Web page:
1970's Canon

Canon F-1

Canon F-1
Release Year1971
Release Price78,000 yen (~$700)
Lens MountFD Mount

After five years and a large investment in money and labor, the top-of-the-line 35mm Canon F-1 system was born.

The FD lens mount was newly developed for the new line of FD lenses. The new lens mount enabled fully-coupled automatic exposure metering. The camera system also included the first accessory ever for remote picture-taking with the camera. The many accessories enabled seamless and instant compatibility.

The Canon F-1 camera was built to endure 100,000 picture-taking cycles, temperatures ranging from -30 C to 60 C, and 90% humidity. Being a highly durable and reliable camera, the F-1 gained many followers including pros. Except for a one-time revision, the camera was manufactured and sold for ten years.

The Canon F-1 uses the Canon FD lens mount, which was introduced alongside the camera. Between 1970 and 1979, a total of 68 different FD mount lens models were produced, ranging from 7.5mm to 800mm in focal length.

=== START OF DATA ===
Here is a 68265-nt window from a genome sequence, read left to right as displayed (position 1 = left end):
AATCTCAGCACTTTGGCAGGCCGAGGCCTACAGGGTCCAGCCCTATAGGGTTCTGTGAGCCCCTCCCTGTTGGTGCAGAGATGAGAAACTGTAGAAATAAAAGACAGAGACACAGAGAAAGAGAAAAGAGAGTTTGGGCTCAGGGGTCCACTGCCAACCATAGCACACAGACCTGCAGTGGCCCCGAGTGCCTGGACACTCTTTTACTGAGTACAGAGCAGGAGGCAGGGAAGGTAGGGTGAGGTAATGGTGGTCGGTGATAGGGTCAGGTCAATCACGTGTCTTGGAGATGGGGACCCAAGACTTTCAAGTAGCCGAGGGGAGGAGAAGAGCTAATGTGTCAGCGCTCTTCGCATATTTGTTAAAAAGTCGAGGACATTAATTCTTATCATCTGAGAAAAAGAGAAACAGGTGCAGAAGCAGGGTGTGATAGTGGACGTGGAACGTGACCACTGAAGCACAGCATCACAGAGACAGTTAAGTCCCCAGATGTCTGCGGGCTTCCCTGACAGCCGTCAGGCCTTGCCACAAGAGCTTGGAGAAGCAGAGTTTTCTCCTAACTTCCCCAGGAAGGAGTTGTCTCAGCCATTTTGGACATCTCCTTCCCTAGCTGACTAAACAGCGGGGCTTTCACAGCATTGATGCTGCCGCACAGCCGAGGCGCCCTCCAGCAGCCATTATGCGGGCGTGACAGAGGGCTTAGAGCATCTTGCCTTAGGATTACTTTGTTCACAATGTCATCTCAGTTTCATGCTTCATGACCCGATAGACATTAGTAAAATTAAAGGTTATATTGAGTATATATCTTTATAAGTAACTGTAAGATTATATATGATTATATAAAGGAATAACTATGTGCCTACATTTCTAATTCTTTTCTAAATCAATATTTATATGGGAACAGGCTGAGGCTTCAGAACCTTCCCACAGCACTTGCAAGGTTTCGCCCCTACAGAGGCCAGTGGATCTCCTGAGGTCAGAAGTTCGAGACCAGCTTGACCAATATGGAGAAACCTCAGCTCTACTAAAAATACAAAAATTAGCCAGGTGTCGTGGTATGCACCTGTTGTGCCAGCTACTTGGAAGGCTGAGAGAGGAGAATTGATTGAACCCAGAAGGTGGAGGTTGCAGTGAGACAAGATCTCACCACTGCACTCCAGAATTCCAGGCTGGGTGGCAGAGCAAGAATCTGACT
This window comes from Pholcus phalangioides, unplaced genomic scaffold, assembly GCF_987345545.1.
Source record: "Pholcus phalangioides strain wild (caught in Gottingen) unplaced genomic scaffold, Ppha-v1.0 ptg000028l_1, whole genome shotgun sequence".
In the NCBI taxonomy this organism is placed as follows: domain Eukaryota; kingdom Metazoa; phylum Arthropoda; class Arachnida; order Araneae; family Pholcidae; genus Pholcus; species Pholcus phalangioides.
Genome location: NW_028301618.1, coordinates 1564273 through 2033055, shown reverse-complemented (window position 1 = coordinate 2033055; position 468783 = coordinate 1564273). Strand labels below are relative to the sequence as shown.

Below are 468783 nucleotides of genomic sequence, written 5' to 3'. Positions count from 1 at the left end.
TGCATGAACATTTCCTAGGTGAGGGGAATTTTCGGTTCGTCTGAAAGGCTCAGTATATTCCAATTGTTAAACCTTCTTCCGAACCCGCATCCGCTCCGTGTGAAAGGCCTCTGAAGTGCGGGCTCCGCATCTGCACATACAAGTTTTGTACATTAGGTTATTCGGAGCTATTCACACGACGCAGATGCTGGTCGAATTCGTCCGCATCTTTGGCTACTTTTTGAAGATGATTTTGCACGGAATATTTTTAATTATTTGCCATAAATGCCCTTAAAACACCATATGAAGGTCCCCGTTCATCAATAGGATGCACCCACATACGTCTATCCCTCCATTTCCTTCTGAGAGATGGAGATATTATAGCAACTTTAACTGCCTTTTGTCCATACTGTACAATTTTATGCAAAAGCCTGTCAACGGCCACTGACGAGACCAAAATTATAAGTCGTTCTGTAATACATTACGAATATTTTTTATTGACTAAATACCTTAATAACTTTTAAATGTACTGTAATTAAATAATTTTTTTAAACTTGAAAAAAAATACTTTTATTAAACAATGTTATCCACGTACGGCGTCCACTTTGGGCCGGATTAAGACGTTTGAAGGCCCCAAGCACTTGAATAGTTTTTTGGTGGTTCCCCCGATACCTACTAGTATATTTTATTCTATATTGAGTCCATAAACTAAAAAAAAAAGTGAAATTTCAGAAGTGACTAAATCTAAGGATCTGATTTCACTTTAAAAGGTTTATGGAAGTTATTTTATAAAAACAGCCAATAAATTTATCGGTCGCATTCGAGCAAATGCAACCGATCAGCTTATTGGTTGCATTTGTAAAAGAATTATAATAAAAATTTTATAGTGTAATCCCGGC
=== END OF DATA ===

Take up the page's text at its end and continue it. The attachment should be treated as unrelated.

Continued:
Like most professional 35 mm cameras of the 1970s, the F-1 had interchangeable viewfinders. To remove the viewfinder, you must press the two small buttons at the rear sides of the finder, and slide the finder toward the back of the camera (or depress one button on the bottom of the Speed Finder).

The camera shipped with a standard pentaprism finder, called an “eye-level finder” by Canon, plus other finders available included a waist-level finder, Speed Finder, Booster T finder, and Servo EE finder.

The F-1’s back was removable. A Data Back F (for the original F-1 and F-1n), Data Back FN (which being mechanical is now incapable of putting the current year on a photo) or a bulk film back that could hold 250 exposures could be attached. The Film Chamber 250 could be used alone or with the Motor Drive Unit or Motor Drive MF (the MF’s grip had to be removed and coupled via a dedicated cord).

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